why it is better not to know the day nor the hour

Posted on December 3, 2017 at 5:30 AM

May my words be in the Name of the Holy and Undivided Trinity: Father, Son, and Holy Spirit. Amen.


I once saw the writer Anthony Burgess being interviewed on television. Burgess is most famous for his novel 'A Clockwork Orange', a work which explores deeply the issue of the nature of free-will, and which was later made into a movie which, while controversial, has long been considered something of a classic. He also co-wrote the screenplay for Franco Zeffirelli's highly praised mini-series 'Jesus of Nazareth'. Burgess was regaling his interviewer with the tale of how he first became very serious about writing. He had, it seemed, been diagnosed with a serious illness as a young man and been given six months to live. 'That must have been awful,' said the interviewer. 'Not at all,' chortled Burgess. 'Most people don't know if they'll be alive in the morning or even five minutes from now. But suddenly I knew I was going to live for six months – I had been told so by some very knowledgeable medical men. So I knew that if a started a project as long-term as writing a book I'd live long enough to see it to completion. And so I got started writing straight away!'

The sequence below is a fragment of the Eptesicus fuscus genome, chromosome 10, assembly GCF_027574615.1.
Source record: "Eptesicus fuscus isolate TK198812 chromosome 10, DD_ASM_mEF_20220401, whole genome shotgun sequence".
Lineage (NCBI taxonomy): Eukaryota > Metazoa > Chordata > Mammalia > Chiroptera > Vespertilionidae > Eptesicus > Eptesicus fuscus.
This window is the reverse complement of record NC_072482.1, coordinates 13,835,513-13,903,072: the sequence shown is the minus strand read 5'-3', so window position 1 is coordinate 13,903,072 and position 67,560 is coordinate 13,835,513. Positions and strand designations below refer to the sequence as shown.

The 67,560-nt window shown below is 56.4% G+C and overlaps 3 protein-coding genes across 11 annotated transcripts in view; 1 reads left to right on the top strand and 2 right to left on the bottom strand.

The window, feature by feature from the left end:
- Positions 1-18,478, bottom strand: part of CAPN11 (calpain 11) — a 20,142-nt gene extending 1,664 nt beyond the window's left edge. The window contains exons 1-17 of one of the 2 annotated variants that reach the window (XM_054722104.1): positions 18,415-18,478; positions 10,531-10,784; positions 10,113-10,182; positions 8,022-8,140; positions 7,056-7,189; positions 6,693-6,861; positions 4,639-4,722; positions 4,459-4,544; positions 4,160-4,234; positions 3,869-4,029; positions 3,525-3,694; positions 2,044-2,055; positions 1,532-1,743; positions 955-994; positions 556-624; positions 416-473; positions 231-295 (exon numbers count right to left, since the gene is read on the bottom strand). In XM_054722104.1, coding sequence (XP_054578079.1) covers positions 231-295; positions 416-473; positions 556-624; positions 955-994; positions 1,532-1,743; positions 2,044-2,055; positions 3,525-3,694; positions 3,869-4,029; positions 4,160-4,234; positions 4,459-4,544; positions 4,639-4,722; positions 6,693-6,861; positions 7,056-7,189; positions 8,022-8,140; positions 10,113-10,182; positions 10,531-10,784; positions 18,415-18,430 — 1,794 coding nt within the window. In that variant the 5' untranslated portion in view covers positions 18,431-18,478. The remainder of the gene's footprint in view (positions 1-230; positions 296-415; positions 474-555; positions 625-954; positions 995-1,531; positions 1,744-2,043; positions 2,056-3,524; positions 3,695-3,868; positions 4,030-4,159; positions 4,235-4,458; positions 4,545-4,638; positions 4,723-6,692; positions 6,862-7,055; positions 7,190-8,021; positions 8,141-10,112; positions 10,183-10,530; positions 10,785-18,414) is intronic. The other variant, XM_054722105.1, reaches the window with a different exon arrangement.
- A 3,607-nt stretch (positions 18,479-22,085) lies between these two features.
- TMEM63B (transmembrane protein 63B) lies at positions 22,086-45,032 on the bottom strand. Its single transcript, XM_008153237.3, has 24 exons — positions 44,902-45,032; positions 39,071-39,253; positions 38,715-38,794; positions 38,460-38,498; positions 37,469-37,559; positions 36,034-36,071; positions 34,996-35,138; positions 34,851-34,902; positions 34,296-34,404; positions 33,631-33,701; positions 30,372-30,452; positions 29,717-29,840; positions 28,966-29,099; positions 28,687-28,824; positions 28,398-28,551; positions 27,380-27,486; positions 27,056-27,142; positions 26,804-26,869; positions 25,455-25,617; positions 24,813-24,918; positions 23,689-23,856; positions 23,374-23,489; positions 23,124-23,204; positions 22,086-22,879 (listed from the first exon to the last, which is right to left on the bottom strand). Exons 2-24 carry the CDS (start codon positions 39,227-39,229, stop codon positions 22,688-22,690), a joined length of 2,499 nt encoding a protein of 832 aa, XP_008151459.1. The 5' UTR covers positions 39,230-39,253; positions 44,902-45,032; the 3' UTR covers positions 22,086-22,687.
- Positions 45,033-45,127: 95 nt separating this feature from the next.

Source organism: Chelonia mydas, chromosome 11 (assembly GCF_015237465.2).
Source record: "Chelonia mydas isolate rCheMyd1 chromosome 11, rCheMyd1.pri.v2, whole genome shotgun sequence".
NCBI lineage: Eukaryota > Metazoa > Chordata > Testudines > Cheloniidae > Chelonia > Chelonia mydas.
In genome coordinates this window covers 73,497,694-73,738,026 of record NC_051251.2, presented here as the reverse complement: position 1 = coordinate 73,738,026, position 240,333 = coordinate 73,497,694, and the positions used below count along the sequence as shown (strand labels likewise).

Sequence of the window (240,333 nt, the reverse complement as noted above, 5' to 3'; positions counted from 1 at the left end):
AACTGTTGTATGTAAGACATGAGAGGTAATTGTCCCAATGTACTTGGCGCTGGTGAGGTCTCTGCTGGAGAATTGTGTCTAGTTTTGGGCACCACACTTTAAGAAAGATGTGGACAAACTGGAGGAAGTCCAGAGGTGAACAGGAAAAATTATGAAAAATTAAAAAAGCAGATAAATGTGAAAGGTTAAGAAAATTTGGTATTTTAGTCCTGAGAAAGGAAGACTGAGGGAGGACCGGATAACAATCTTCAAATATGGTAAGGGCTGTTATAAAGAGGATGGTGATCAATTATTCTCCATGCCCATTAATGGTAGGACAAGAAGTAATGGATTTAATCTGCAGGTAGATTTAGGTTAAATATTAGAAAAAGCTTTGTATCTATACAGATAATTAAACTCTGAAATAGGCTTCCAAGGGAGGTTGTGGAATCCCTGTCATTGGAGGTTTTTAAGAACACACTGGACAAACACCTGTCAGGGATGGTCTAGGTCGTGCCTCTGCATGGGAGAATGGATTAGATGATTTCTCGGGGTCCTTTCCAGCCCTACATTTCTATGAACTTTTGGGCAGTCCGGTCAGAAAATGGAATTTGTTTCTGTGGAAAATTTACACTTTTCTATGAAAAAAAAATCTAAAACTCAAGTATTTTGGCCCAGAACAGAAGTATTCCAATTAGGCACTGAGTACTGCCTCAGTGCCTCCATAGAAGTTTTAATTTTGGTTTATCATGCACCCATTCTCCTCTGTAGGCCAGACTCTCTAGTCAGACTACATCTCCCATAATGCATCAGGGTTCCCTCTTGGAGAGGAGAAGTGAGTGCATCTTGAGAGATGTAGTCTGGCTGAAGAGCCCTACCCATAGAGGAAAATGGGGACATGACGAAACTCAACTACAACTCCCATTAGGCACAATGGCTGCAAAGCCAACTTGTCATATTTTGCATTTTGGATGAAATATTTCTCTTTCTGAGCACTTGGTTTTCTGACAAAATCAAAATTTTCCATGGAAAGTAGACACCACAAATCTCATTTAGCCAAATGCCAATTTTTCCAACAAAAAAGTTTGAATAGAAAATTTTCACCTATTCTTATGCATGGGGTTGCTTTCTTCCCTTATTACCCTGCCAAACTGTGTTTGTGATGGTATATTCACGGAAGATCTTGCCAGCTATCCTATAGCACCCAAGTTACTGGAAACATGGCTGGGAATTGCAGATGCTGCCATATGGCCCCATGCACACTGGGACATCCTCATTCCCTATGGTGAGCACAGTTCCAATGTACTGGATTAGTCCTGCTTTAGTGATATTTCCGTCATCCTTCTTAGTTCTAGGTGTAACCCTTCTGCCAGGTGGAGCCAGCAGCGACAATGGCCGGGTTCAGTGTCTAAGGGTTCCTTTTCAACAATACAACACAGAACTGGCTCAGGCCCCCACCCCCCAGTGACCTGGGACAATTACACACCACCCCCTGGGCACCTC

Burgess was, of course, being doubly facetious. He was an old man when he was telling this story, and mocking the doctors who had been so mistaken in their fatal diagnosis. And he knew full well that even had they been correct, their prediction of how long he might have left to live in no way guaranteed he had that much time left. He could still have been hit by a bus, suffer a heart attack, experience a sudden stroke, be beaten to death by muggers, fall down the stairs, drown in the bath, or any other of the myriad ways in which it is that we human beings may come to shake off this mortal coil. Burgess was born and raised a Catholic; and although he lapsed from his faith later in life, commentators on his works all agree that they are permeated with a Christian world-view. And he would have known as well as any man that we truly do not know the day nor the hour.